Evaluating the marketing decision process with relation to relevant theories
The Boston Consulting Group looks at existing products, services and businesses that form an organisation. An example of this could be ‘Unilever’ whereby, under this company they have many different food products. It looks at the market growth and market share. The BCG looks at the relative market shares as well as the market growth rate, in terms of how fast its growing year on year. It positions the products into different areas, using visuals such as star, question mark, cow and dog. The market growth on the vertical axis is very established in terms of low growth and in new markets they might arise due to new opportunities coming in from PESTEL. Through the environment bill and the environment target set by the government by 2030 emissions in the UK have to be reduced. This means that there is a new market opening as a result of this. As a consequence, those marketers who are being very proactive in this area, the lights of ‘Walkers’ ‘Popular crisp manufacturer Walkers has adopted a technique it says will slash CO2 emissions from its manufacturing process by 70 per cent’ (Independent,2020).Walkers are spending high amounts of cash usage on the vertical axis, a lot of cash being pumped into promotion to generate any sort of market share. Developing the brand in the minds of the consumers. Those consumers who have shifted already and their sociocultural behaviour has changed, as a result are buying products which are sustainable, Therefore ‘Walkers’ are capitalising on this market year on year, The aim of BCG is to show that marketers take full advantage of opportunities in the market by which the opportunities have been derived from the swot analysis. The aim is to ensure that the products are positioned, that they can grow market share at a much faster rate. Overall, the analysis reduces any risks, it highlights and demonstrates that there is a growing market. As well as that, it identifies opportunities for marketers to adapt and change the marketing P’s. For example, they change the promotion, or they change the packaging, they change the content of the product and this is based upon the context.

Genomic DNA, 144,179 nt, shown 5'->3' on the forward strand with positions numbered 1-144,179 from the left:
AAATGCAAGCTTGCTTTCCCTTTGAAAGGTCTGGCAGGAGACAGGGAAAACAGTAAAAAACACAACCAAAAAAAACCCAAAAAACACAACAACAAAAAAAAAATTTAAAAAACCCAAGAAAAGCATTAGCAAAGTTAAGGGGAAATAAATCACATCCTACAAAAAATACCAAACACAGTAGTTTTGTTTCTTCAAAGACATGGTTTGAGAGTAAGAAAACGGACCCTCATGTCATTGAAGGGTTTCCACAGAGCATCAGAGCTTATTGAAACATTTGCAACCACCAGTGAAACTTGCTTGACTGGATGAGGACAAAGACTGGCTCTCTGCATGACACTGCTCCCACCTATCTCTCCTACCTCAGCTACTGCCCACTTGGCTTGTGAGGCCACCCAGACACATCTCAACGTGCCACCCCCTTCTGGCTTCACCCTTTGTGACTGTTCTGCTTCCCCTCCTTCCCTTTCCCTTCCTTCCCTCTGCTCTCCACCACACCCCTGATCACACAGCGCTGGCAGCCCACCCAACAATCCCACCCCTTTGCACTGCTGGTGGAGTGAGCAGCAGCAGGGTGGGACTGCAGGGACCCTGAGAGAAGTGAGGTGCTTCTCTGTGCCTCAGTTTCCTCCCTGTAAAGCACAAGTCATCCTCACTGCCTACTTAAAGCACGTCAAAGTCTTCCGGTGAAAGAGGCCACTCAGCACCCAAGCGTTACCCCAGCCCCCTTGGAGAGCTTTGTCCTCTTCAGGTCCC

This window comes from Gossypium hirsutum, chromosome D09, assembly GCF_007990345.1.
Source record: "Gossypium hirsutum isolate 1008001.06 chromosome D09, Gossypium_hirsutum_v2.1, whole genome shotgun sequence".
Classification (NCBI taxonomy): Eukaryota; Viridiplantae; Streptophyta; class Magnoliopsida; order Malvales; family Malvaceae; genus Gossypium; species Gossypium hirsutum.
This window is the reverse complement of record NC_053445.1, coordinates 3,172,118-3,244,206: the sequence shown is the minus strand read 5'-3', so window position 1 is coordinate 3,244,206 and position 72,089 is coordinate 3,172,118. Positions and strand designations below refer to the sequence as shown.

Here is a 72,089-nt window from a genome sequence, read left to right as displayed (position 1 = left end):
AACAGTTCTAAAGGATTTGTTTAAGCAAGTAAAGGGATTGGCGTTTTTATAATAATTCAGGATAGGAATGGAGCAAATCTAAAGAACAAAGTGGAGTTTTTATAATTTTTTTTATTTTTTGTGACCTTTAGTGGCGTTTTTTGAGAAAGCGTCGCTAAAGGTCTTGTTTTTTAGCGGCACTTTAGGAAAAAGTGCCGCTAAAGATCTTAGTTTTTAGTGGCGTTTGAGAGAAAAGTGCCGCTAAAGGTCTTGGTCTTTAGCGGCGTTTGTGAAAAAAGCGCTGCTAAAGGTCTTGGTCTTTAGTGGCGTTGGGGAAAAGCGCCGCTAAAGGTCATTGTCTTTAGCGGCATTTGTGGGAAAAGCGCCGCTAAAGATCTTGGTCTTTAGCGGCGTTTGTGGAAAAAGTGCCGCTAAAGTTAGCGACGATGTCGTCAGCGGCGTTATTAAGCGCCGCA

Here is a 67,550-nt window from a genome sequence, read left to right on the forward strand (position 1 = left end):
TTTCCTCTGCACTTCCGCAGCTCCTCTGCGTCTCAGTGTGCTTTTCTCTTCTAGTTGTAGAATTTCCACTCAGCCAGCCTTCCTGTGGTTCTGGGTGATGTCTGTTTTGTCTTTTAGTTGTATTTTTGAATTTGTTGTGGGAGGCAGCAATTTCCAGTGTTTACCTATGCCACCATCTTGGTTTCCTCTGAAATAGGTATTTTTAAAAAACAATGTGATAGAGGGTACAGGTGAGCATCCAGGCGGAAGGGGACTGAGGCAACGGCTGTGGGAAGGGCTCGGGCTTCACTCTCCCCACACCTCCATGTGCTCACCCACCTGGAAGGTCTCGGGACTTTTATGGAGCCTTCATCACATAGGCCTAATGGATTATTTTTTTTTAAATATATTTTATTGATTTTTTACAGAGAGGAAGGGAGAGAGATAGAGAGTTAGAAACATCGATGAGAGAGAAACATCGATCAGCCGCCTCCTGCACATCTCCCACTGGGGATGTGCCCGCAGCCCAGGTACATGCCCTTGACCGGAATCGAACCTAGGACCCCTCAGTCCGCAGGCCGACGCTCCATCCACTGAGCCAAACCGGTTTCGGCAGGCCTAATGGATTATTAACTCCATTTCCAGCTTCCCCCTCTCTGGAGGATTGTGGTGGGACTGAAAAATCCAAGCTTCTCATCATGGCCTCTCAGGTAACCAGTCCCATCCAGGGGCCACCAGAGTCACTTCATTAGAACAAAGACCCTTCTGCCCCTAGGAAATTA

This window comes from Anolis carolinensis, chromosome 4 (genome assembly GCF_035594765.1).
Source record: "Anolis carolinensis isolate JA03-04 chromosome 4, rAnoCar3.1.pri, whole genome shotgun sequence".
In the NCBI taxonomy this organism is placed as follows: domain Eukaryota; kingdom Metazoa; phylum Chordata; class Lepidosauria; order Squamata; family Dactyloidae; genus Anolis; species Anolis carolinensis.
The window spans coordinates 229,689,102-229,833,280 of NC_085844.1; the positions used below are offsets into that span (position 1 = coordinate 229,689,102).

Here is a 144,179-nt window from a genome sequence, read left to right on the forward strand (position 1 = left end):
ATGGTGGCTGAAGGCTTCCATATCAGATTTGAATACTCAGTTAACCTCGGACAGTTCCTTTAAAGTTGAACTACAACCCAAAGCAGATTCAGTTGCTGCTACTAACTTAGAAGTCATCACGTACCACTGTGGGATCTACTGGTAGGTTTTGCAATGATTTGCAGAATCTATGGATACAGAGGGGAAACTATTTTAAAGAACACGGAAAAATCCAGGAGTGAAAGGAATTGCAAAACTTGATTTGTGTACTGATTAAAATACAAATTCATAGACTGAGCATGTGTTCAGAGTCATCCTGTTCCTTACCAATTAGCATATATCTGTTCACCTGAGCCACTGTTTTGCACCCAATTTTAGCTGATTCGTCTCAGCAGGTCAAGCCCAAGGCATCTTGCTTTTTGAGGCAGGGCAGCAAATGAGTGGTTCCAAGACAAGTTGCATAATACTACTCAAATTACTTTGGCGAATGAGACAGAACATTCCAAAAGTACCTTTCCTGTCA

Overall, I think that the food industry plays a massive role in contributing to environmental issues. Marketers need to make decisions which are beneficial to their brand. They need to consider their demographic and understand that environmental changes have an influence on society.
The consumer has become so much more aware of the make up of a product and how environmentally friendly it has been in both production and packaging that a failure to react to this will have serious consequences. The subject of the environment is becoming stronger by the day and companies need to make compliance in this area one of their highest priorities.